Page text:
Toasted Coffee + Kitchen (Crockett Row at West 7th) + KITCHEN IS NOW OPEN ON Crockett Row at West 7th.
I got invited to a V.I.P. barbecue and whiskey dinner last Thursday night at Barrel and Bones in Fort Worth, just off of West 7th Street.
When I answered the phone, all I heard was two words; Bar-be-que and Whis-key!
You never have to ask me twice when there is beef and whiskey involved. Especially when it’s craft Texas whiskeys and cocktails served up with big phat slabs of beef, smoked turkey, smoked wings, fried deviled eggs, and fried poblano corn Fritters. Yea I bet I have your attention now, don’t I?
So there I was sitting in Barrel and Bones in Fort Worth salivating over smoked meats, tasty whiskey, and fried deliciousness.
The aromas coming from the kitchen were almost too much for this cowboy to handle. I was ready to pounce on some deliciousness and start slinging back some whiskey.
The barbecue and kitchen team at Barrel and Bones has done a great job at creating some amazing flavor profiles for all to enjoy.
When you think of Nashville hot chicken, all kinds of delicious thoughts come to find. Just think of crispy fried hot chicken dripping with delicious savory flavors that make you foodie senses run wild.
Nashville hot chicken has skyrocketed in popularity in the last two decades. I use the term “skyrocketed”, but really I think it’s been more like a supersonic ride.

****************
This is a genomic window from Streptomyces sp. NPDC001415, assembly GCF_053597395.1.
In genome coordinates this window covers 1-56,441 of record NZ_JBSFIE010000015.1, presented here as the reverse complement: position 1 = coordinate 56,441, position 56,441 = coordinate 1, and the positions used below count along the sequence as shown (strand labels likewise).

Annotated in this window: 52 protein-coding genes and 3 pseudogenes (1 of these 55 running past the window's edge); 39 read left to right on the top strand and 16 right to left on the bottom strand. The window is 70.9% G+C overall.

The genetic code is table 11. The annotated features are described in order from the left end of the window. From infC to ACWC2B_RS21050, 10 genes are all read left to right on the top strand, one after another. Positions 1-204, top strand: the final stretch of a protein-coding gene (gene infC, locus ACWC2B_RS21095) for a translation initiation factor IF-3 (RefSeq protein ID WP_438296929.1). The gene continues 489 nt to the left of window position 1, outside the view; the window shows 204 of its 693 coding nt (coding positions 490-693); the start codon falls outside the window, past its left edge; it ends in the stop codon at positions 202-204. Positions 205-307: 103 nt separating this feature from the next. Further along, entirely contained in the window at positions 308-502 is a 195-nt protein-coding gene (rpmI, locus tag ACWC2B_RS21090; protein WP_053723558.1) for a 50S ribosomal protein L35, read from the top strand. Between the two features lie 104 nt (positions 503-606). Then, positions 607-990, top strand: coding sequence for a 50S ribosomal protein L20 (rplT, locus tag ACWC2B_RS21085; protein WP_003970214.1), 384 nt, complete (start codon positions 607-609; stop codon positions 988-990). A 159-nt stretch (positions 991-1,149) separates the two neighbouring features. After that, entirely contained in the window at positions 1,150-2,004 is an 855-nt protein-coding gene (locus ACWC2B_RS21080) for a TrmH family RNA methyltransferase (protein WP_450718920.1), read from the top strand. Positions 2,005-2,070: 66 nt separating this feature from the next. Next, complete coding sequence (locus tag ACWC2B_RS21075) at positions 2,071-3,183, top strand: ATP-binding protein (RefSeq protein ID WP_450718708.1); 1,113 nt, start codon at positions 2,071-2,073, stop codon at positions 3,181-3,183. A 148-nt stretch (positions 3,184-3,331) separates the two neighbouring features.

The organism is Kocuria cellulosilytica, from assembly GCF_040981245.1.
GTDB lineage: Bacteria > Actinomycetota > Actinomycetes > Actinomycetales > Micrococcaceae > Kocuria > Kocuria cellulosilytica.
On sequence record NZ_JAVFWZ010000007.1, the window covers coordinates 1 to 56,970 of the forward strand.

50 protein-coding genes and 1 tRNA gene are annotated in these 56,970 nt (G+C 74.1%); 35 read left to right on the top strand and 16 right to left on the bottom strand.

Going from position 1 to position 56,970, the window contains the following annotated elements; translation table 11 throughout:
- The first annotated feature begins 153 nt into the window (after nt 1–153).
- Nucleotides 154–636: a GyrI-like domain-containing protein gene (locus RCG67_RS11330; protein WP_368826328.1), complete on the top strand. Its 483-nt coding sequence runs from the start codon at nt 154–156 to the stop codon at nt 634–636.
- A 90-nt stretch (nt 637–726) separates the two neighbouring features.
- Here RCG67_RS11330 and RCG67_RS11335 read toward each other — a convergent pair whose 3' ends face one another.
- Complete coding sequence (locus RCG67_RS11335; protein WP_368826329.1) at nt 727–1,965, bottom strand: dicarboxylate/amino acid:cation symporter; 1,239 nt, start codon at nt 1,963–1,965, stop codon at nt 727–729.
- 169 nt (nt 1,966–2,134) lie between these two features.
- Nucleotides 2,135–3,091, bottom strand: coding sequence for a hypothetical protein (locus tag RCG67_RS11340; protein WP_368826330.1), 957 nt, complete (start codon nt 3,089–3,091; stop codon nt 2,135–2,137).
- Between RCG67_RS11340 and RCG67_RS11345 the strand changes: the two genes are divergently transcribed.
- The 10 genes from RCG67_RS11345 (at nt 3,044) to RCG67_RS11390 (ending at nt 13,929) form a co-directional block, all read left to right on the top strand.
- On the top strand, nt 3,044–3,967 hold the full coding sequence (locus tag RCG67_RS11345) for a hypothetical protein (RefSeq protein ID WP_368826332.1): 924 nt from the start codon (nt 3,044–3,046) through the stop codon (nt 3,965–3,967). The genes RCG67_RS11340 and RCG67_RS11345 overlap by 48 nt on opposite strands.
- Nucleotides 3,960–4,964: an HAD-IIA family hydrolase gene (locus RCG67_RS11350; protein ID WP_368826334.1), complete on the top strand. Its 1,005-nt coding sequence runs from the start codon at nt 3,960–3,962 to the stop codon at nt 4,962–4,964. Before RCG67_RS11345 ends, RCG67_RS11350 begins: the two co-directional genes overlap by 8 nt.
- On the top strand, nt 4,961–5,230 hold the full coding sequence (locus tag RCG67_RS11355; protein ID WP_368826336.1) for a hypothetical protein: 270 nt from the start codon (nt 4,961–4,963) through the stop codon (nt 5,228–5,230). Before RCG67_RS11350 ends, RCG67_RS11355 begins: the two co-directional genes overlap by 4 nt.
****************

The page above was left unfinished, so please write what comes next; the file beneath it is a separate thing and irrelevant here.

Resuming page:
If you don’t know what Nashville hot chicken consists of, then you must be a vegan or vegetarian, because these days it’s everywhere!
The origins of Nashville hot chicken are simple; it was created in the south Nashville back around 1930. In the 1970s, the new addition was created by using a different array of peppers and served with slices of white bread.
If you research the definition it’s a pretty basic explanation;
“Hot chicken, or Nashville hot chicken, is a type of fried chicken that is a local specialty of Nashville, Tennessee, in its typical preparation, it is a portion of breast, thigh, or wing that has been marinated in a water-based blend of seasoning, floured, fried, and finally sauced using a paste that has been spiced with cayenne pepper. It is served atop slices of white bread with pickle chips. It is both the application of a spicy paste and the presentation that differentiates it from similar dishes, such as Buffalo wings. It can be viewed in similar context to other foods that have been tweaked to be unique in a regional way, such as the slugburger or the Mississippi Delta tamale.”